Friday, November 19, 2010
Different types of addictions
It’s about 4 months now that I de-activated my Facebook account and voluntarily became an outcast to the social network world. This was just something that I had to do, for a number of reasons. You see, from the outset I knew that facebook was strangely addictive, I even warned other people about it, but the thing with this, just like other “addictions” is that the good is focused on more than the bad.
What was being presented to me was this wonderful world where I could keep in touch with old friends, re-connect with former school mates who I haven’t seen for years and know what my friends and colleagues were doing on an everyday basis (or more like on an hourly basis in this case). It made me feel connected to other people, like I was part of something special and meaningful. It started out with casual visits to facebook, and then it became worse. Everyday I’d have to check my facebook page, and even though not much changed each day, (except of course for people’s constantly updated status messages, which seemed to focus on every minute detail of their lives), I’d still feel the compulsive need to go online and see what was going on.
I have to admit that it was difficult for me to deactivate. It seemed as if though I would be missing something important in my life, it definitely took a lot of contemplation. But after speaking to Allah (SWT) my resolve was strong and I knew that I had to do it. When I finally decided to ‘take the plunge’ it was strange. As I was about to click on the final deactivate profile button , these pictures of some of my friends showed and it said; “Are you sure you want to leave facebook...so and so will really miss you”... or something to that effect.( I obviously can’t remember the exact words). I immediately felt all warm and fuzzy inside and seriously considered going back and not deactivating, but something inside made me wonder why there was so much emphasis on me staying activated. I guess like any other “addiction”, the system requires there to be a number of addicts otherwise the system will not be able to function.
See the thing with facebook and in fact the internet in general is that it provides this vast space where people can take on any identity that they want to. They can project themselves in a variety of different ways. Cyberspace allows you to be anything and anyone that you want to be, it provides a sense of escapism from the mundane nature of everyday life. Everyone seems so interesting and everything seems so exciting and intriguing. This sounds very similar to other forms of addiction, doesn’t it?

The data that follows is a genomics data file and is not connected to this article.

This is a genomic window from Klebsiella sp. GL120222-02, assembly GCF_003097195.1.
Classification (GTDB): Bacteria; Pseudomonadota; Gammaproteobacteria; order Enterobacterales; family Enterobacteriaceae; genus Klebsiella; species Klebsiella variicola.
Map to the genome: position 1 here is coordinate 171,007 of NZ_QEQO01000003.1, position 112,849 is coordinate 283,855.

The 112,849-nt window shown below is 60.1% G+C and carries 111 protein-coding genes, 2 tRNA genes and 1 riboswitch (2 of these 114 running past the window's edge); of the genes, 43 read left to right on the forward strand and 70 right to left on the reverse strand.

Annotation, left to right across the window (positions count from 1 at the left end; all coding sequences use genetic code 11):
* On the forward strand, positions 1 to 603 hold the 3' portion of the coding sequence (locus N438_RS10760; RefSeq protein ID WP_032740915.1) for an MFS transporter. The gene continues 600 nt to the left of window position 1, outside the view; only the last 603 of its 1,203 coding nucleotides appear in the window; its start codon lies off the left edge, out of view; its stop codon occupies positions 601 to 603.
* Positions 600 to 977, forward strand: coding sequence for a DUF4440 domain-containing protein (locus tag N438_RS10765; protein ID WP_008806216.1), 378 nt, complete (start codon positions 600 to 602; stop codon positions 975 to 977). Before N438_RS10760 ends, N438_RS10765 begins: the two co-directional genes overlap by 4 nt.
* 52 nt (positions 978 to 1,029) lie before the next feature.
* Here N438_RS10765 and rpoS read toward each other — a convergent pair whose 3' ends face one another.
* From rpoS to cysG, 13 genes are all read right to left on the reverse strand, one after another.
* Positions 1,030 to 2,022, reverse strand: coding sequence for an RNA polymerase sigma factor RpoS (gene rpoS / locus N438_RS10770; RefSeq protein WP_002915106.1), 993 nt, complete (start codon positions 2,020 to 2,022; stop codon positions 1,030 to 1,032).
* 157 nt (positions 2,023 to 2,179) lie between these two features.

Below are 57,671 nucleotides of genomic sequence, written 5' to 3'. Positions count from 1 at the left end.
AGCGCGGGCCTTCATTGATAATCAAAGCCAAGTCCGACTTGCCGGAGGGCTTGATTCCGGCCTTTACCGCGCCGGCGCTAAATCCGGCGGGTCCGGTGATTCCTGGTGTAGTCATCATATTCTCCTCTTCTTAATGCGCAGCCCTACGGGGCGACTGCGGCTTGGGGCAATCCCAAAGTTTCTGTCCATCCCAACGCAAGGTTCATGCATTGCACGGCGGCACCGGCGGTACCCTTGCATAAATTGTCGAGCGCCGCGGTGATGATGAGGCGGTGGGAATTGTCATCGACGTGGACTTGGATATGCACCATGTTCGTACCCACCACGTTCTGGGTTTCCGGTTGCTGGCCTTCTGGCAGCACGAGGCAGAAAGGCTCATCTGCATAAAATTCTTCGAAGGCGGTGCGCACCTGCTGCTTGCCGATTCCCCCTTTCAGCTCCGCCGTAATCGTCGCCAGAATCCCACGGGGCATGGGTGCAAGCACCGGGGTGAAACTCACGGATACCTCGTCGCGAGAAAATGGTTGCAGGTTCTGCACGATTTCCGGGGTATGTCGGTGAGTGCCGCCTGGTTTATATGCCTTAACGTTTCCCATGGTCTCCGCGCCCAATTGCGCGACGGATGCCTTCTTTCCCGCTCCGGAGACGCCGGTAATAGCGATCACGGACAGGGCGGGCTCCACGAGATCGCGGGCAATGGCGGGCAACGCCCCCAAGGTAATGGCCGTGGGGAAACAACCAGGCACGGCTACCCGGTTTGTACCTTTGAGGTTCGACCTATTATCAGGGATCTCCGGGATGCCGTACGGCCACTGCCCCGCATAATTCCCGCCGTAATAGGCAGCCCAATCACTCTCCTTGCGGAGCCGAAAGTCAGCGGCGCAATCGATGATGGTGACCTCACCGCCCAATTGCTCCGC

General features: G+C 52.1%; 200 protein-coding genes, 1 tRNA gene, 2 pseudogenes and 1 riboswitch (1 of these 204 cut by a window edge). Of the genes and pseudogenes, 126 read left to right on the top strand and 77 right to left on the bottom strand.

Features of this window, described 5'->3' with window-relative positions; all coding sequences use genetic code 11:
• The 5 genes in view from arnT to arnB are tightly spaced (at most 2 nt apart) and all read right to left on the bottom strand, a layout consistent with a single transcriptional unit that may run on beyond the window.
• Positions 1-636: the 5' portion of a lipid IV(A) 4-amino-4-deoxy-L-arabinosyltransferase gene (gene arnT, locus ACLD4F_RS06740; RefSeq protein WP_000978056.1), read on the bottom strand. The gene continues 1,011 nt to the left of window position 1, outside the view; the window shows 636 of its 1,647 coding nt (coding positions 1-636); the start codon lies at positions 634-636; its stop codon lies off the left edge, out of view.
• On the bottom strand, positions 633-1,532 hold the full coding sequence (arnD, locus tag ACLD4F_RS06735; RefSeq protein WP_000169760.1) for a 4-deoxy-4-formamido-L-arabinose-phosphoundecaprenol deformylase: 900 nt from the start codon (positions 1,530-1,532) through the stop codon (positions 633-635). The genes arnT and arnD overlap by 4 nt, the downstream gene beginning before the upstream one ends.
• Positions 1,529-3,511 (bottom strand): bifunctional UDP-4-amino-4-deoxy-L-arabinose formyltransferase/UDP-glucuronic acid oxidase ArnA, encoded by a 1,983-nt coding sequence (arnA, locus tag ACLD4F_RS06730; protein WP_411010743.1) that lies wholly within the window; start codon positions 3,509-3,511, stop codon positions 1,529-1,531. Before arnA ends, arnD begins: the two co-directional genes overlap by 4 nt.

In the last few days I was reminded of my facebook “addiction” and how my life is better off without it. Since I deactivated my profile, I was able to see who my true friends were, and which people were there simply as part of the illusion. My true friends still somehow found another way to keep in contact, even if it is more difficult, and those who were just part of the virtual world of illusion, well they remained there, they were the ones who were not meant to be in my real life, the ones who could only really connect with me on a superficial level, the level of social cyberspace.
Addiction is a strange thing. People can become addicted to many different things, and just because it may not fit in with the usual ideas of addiction, doesn’t mean that it’s not an addiction. Addiction also exists on different levels. The way to find out if something is an addiction is to see how easy or difficult it is to leave that thing. If it’s difficult, then more often than not, whatever it is has become an addiction, and addictions are dangerous, for very obvious reasons.
At this point I’d just like to add that I’m not saying that facebook or the internet or anything else is bad . What I am saying though is that life should be about balance. Indeed Islam in itself teaches us about having a balanced lifestyle. Furthermore, it should be about consistency. The way someone is on facebook should be the way they are when you meet them in person. The relationships that people foster in cyberspace should be relationships that can be continued in the same manner in person. If this is not possible, then I think one needs to question the validity of those relationships and interactions.
What I’ve learnt is that it’s really hard to let go of things that make us feel good, but sometimes we just have to take the step and let go and once we do this, we will know for sure what is real and what is part of the illusion.
Image 1 from: http://cottagestyle.com.mt/public_html/contact-us/networking/
Image 2 from:http://www.idealog.us/2008/01/